I had forgotten how irritated I become when I am stuck behind a swaying, slow-moving RV. I peer down the hood of my truck with chagrin. My view is obscured by the square-shaped ass-end. I can’t see above it, and each time I try to sneak a look to the inside to check for coming traffic, it wobbles over the center yellow line, and then jerks back and tests the crease of the outer white line.
Drivers in the line of cars stacked behind me are no doubt feeling the same. It’s Friday of a long weekend, the first of the summer, traffic is unavoidable. I take a deep breath in, dropping my shoulders down into a relaxed position. I reach over and press on the radio and scan for a station. A catchy little tune plays and within moments I am tapping my hand against the sill of the open truck window and my head tilts from side to side to the beat. I can’t understand the words – they are all in French – but a good song is recognizable in any language and so I decide to enjoy the first hours of my vacation and push the frustration of the RV away. I am on a road trip around the Gaspe Peninsula, in the province of Quebec.
Let’s skip ahead to 18:41 pm. Just down the beach are a man and a boy staring skyward. The boy is working the line of a colourful kite. It dips and shimmies against a taut line. The boy jerks the string left, manipulating the kite’s movement so it soars back up and flutters against the breeze coming off the Bay of Chaleur. A gull comes in from the sea and hovers for a moment, lightly flapping its wings, bringing itself to a touchdown on the beach. Then folds its wings up and strikes out on webbed feet across the shore, pecking at bit of this and that.
I am seated in my camp chair taking it all in and not to plagiarize a Zac Brown band song but, I got my toes in the water, ass in the sand, not a worry in the world, a cold beer in my hand. Life is good today.
Behind me is the impressive peak of Mont Saint Joseph. I fully intend to hike up to the summit and see the observatory tomorrow. 555 metres high. For now I pull the tab back on my second Laurentide beer. The lady at the SAQ store, which sells wine and liquor mostly, told me the older folks are happy they brought this beer back. It is made by Molson and tastes OK.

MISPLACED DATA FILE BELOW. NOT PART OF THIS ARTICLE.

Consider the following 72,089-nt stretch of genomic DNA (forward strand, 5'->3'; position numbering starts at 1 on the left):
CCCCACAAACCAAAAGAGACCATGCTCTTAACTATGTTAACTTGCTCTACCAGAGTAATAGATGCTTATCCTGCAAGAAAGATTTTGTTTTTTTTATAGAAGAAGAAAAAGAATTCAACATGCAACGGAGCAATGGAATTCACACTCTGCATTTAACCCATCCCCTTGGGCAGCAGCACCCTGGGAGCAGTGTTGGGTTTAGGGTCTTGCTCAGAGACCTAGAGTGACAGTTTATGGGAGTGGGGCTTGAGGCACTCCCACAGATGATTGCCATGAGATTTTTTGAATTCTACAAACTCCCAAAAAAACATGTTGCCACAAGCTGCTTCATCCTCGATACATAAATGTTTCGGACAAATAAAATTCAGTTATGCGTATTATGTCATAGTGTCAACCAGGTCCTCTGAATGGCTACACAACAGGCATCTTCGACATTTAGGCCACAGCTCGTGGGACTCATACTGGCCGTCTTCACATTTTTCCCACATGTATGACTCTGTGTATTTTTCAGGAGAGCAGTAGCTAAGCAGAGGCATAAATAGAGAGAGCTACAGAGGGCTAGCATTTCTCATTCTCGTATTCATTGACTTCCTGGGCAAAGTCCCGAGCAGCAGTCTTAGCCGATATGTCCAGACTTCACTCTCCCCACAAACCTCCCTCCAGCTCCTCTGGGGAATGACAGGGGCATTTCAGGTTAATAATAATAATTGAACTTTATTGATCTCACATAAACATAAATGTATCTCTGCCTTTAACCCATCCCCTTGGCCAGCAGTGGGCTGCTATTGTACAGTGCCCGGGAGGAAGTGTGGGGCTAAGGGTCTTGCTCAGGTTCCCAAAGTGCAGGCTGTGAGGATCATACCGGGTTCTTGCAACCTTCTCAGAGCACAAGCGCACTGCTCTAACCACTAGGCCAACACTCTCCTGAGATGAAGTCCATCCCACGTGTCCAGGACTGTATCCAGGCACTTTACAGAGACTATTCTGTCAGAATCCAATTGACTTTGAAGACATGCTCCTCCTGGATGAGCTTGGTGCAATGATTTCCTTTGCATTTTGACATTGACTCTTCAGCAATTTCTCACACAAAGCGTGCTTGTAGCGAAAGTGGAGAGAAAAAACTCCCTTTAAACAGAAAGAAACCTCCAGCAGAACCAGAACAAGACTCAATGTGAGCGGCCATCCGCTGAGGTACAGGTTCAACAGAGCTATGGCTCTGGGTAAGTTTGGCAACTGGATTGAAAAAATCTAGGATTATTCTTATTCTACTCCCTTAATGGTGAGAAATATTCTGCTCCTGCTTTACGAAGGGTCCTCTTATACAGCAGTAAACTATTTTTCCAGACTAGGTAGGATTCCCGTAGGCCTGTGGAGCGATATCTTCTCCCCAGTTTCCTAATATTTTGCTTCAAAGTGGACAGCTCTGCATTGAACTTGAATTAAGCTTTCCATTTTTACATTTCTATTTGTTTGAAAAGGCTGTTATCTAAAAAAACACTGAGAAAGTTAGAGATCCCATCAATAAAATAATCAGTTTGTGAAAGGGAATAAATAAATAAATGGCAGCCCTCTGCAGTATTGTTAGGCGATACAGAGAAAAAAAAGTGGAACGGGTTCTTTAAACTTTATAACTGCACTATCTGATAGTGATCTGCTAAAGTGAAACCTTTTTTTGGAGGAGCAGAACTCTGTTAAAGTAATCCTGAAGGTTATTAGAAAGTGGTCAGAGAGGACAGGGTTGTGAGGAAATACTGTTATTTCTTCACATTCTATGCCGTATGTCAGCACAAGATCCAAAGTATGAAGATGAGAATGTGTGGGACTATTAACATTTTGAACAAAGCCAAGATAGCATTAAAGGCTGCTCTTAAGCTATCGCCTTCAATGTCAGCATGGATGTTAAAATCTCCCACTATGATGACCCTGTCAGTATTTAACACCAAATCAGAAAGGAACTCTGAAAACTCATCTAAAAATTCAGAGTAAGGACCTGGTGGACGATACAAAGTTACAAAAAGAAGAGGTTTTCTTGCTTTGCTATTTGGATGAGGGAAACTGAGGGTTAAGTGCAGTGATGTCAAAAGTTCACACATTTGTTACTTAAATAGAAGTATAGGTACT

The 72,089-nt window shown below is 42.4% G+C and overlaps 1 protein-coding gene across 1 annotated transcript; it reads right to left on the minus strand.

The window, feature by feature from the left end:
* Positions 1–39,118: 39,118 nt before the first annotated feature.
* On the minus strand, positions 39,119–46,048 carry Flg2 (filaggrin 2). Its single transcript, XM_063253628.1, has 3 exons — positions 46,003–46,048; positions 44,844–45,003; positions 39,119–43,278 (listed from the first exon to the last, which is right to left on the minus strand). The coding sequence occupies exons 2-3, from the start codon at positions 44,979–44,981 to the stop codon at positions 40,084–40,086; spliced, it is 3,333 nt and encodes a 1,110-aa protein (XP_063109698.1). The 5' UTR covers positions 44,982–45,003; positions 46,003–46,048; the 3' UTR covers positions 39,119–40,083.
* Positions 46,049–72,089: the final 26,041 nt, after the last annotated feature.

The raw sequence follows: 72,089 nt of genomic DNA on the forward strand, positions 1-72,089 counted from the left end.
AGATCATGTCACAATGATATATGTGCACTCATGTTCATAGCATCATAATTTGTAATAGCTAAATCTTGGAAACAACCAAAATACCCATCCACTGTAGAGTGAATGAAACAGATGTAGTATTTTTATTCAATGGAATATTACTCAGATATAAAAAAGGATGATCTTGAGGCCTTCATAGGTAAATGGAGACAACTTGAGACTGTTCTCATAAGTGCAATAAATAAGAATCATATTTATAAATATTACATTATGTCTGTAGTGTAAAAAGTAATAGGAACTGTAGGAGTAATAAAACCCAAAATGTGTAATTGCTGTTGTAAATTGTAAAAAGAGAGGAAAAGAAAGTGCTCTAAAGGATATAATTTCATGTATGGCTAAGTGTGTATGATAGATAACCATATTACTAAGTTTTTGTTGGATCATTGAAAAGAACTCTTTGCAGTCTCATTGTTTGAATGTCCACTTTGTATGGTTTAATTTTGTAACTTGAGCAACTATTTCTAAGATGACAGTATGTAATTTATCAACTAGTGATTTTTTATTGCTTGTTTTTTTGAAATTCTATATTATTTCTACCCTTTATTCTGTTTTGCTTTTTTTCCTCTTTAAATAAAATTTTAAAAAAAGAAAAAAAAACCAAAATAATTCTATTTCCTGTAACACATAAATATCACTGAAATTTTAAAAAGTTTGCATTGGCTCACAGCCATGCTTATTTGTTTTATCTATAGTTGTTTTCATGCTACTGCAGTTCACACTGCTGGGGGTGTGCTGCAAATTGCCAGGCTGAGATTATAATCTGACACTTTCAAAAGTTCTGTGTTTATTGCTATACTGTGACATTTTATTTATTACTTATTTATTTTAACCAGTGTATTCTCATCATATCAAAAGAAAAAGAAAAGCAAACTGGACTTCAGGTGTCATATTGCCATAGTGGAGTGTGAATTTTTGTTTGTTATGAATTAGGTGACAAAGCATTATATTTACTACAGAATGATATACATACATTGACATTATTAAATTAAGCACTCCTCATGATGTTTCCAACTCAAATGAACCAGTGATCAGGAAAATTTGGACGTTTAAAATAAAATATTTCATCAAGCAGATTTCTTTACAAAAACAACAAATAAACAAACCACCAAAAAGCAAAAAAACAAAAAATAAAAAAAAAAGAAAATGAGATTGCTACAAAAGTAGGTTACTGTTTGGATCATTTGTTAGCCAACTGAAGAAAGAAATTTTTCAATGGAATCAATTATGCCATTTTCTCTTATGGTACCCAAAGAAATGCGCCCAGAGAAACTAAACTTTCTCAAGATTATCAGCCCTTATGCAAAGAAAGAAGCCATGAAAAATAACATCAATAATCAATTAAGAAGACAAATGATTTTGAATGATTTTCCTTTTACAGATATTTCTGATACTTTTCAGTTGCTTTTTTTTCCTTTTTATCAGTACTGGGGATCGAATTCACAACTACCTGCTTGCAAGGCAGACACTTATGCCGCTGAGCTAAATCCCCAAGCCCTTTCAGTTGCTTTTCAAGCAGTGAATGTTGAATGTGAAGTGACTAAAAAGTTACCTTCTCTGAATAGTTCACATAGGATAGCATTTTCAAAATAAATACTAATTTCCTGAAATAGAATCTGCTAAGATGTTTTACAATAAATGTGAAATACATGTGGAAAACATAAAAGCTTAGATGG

Some big cumulus clouds gather off to the north, threatening to hide the mountain top. The sun is fading and with my camera never far from my lap, I take photos of the softening light. Time for bed. I wash up in the bathroom and I pop the back door of my cap and snuggle down into my bed. A duvet cover beneath my sheets, on my air mattress, keeps it comfy. Big pillows – it is just like my bed at home. I sleep well.
When I awake in the morning, low-hanging clouds drop the skyline and the mountain is invisible. I figure I will wait and see if the fog burns off as the temperature rises. At the picnic table I make a breakfast of hot oatmeal, coffee, a banana, an orange, and a croissant. Should hold me over.
The moist air mass is not receding, so I leave the campground and drive a short distance to Pointe Tracadigash.
The lighthouse pulls me towards it. There are many little birds, some singing, others yelling warnings at me. I stay on the path so I don’t mess with their nesting sites. A wooden carving of a sailor sitting on a log causes me to turn up a corner of my mouth in a smile. The tide is out and gulls and cormorants are taking advantage of the easy fishing, diving and plucking fish from the shallow cove, then carrying them away in their beaks.
A couple sit in lawn chairs casting lines out from the shore. A lady jogging on the shore path says “bonjour” with arms swinging. I return her “bonjour” as she passes. It closes in on 11 am and the clouds remain low. I will have to forsake my climb to the peak of Mont Saint Joseph. With one last look around the point. I jump in the truck and head to my next destination, Saint Alphonse.
Please join me along the way for part 2. Happy travels from Maritime Mac.